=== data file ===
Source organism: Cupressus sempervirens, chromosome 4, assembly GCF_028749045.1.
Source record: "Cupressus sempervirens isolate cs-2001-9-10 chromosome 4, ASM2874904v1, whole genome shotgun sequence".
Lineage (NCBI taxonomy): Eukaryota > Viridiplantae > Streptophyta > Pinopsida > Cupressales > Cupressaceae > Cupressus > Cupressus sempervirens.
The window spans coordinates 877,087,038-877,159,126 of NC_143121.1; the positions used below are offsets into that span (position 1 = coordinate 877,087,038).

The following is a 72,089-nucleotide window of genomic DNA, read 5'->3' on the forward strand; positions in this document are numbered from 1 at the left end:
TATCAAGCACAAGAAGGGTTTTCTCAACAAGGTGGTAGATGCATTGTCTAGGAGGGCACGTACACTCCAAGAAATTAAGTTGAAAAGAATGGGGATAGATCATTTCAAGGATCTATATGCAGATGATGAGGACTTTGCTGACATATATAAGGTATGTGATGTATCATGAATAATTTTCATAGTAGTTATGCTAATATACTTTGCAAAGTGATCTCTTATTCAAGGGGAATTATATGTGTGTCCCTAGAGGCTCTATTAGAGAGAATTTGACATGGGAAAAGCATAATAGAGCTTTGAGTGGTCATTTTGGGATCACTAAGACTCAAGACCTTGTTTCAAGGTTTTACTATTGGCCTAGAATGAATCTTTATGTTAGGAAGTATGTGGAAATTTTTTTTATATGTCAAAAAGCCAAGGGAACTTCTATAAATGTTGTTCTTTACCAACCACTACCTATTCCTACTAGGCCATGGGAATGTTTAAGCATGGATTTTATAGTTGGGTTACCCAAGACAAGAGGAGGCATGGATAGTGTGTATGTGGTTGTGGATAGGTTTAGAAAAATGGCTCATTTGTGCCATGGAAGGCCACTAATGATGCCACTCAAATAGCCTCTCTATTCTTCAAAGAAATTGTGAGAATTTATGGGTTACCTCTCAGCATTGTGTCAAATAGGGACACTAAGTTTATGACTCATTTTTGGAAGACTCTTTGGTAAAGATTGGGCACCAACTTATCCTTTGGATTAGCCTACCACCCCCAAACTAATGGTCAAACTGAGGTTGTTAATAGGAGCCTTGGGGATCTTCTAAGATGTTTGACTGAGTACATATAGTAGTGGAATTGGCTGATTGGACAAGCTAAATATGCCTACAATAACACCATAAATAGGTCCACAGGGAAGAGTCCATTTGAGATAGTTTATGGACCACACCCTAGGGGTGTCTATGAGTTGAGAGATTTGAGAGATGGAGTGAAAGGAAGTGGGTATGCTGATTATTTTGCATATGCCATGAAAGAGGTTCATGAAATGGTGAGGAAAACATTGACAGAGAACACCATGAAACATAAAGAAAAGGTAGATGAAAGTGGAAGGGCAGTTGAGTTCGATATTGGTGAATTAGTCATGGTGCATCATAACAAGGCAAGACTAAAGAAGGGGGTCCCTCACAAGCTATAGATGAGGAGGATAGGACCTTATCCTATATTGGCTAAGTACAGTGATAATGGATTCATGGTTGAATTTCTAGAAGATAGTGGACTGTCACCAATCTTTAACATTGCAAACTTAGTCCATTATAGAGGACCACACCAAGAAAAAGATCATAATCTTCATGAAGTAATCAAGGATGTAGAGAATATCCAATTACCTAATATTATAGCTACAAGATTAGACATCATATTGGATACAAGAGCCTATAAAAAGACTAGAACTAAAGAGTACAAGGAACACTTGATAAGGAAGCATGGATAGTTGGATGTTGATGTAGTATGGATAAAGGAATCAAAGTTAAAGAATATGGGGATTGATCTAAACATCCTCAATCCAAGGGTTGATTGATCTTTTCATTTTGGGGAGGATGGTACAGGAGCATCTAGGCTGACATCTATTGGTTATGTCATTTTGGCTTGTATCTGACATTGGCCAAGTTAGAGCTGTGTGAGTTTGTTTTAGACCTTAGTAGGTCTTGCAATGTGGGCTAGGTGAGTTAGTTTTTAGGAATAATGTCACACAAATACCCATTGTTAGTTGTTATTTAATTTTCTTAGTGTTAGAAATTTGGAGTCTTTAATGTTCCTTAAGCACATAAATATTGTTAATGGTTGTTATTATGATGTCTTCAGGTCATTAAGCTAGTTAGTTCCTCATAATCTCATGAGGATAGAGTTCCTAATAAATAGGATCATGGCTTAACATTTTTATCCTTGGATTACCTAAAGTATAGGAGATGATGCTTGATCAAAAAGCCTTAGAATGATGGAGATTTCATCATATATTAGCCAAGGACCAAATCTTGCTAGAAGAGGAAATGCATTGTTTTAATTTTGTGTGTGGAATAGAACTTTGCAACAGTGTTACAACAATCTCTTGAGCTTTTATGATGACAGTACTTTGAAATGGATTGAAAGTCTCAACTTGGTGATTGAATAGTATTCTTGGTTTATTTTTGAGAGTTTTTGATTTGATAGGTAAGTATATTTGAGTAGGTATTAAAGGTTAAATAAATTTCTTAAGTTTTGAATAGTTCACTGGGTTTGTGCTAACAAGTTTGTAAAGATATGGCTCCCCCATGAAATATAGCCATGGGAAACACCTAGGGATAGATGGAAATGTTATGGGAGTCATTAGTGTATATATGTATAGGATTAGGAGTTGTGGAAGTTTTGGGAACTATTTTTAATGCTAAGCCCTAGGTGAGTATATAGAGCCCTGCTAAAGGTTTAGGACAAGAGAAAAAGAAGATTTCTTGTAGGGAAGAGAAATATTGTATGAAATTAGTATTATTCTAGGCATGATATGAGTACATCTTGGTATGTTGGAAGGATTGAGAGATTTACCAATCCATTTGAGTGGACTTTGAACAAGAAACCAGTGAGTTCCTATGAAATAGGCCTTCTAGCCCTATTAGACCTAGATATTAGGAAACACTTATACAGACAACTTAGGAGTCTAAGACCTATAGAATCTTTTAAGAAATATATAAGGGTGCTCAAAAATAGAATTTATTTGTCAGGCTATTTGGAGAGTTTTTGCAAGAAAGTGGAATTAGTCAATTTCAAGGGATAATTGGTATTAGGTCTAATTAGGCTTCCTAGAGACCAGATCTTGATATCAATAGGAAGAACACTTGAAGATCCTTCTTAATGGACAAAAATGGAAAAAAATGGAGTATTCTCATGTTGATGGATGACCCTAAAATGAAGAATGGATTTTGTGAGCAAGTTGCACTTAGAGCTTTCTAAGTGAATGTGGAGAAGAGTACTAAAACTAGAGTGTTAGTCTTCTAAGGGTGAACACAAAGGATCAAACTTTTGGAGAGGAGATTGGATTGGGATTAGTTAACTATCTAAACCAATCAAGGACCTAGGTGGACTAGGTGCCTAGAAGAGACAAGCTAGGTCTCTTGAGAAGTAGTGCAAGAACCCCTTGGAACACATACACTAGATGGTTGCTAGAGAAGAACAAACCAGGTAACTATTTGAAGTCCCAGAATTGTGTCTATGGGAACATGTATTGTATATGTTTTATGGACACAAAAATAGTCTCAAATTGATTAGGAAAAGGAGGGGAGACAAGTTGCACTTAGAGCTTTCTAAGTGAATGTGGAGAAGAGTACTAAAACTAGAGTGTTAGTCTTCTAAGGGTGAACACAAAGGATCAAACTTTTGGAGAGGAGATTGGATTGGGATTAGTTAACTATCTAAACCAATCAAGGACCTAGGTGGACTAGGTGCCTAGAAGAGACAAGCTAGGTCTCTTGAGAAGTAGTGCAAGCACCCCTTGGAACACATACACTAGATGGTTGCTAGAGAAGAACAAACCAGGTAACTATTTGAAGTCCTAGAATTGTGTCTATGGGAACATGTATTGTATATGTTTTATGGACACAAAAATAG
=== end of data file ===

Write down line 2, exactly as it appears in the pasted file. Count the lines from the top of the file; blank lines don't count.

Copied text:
Source record: "Cupressus sempervirens isolate cs-2001-9-10 chromosome 4, ASM2874904v1, whole genome shotgun sequence".